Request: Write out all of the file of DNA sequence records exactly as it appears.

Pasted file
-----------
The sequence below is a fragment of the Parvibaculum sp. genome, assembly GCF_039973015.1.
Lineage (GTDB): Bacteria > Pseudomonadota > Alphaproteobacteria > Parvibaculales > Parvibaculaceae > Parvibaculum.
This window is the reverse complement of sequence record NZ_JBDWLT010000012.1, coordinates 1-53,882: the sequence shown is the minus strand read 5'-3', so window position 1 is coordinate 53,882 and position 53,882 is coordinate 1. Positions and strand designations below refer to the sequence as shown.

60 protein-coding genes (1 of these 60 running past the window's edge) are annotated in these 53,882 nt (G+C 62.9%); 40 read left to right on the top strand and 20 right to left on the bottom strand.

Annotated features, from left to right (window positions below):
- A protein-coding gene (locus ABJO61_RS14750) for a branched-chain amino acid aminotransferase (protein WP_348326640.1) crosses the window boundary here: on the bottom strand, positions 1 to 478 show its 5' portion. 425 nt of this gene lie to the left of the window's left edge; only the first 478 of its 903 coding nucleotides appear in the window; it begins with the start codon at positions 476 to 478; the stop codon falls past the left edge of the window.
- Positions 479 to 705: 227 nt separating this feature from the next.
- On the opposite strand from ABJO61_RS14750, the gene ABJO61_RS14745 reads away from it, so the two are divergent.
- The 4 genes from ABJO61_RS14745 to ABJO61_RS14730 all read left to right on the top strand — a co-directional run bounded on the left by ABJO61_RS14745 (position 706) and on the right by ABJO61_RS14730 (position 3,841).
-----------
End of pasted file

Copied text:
The sequence below is a fragment of the Parvibaculum sp. genome, assembly GCF_039973015.1.
Lineage (GTDB): Bacteria > Pseudomonadota > Alphaproteobacteria > Parvibaculales > Parvibaculaceae > Parvibaculum.
This window is the reverse complement of sequence record NZ_JBDWLT010000012.1, coordinates 1-53,882: the sequence shown is the minus strand read 5'-3', so window position 1 is coordinate 53,882 and position 53,882 is coordinate 1. Positions and strand designations below refer to the sequence as shown.

60 protein-coding genes (1 of these 60 running past the window's edge) are annotated in these 53,882 nt (G+C 62.9%); 40 read left to right on the top strand and 20 right to left on the bottom strand.

Annotated features, from left to right (window positions below):
- A protein-coding gene (locus ABJO61_RS14750) for a branched-chain amino acid aminotransferase (protein WP_348326640.1) crosses the window boundary here: on the bottom strand, positions 1 to 478 show its 5' portion. 425 nt of this gene lie to the left of the window's left edge; only the first 478 of its 903 coding nucleotides appear in the window; it begins with the start codon at positions 476 to 478; the stop codon falls past the left edge of the window.
- Positions 479 to 705: 227 nt separating this feature from the next.
- On the opposite strand from ABJO61_RS14750, the gene ABJO61_RS14745 reads away from it, so the two are divergent.
- The 4 genes from ABJO61_RS14745 to ABJO61_RS14730 all read left to right on the top strand — a co-directional run bounded on the left by ABJO61_RS14745 (position 706) and on the right by ABJO61_RS14730 (position 3,841).